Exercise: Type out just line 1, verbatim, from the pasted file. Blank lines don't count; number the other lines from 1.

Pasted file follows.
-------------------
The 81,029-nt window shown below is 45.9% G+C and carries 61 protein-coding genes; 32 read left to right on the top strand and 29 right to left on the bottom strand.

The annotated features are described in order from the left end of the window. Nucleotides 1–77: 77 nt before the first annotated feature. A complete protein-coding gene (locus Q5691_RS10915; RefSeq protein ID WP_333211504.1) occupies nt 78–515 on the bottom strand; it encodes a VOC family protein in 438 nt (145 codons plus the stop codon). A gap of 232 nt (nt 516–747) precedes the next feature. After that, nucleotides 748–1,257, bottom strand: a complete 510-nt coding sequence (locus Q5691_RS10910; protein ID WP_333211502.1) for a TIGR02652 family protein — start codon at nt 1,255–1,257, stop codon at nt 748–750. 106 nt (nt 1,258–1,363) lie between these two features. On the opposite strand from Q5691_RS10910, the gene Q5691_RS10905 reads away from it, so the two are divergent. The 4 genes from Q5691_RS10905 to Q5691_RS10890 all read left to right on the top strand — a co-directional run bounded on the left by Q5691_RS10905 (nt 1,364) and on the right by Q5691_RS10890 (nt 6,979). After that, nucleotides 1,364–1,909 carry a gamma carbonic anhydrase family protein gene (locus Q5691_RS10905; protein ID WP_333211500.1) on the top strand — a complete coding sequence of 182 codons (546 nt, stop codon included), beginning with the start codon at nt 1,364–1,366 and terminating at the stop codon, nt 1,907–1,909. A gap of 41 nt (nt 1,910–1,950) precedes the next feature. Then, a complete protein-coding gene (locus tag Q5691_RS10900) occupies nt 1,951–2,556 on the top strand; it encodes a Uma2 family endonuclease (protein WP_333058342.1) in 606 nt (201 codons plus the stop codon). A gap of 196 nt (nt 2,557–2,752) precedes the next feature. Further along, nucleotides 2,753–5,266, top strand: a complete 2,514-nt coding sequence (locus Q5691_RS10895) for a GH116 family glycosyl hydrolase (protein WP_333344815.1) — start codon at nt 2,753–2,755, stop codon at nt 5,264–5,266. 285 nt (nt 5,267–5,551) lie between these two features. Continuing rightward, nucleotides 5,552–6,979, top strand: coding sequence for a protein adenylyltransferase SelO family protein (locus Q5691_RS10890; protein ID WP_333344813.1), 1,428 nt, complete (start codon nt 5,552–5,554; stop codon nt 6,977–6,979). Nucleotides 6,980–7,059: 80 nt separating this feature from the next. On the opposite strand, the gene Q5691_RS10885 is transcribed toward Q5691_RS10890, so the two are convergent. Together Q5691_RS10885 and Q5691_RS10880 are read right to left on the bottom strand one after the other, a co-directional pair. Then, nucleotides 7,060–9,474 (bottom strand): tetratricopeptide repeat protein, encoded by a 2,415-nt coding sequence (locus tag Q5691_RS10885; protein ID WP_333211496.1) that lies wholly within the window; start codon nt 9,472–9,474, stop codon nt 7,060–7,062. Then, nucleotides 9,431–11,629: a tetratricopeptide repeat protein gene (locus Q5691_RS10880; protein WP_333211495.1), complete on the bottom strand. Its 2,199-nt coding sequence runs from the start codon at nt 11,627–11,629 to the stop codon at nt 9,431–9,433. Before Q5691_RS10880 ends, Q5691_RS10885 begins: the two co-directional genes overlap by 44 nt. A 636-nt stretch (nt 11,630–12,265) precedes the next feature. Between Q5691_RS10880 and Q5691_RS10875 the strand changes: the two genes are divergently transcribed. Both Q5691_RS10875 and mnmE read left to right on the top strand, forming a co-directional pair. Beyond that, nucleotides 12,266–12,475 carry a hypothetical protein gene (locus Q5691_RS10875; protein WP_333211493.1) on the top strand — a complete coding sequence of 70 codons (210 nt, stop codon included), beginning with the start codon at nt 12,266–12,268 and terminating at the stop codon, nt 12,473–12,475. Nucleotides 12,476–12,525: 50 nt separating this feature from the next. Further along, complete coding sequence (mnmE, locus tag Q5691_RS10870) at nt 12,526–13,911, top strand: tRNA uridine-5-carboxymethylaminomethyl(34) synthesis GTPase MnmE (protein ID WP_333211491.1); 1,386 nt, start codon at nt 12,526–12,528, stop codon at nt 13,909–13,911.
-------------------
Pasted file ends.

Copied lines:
The 81,029-nt window shown below is 45.9% G+C and carries 61 protein-coding genes; 32 read left to right on the top strand and 29 right to left on the bottom strand.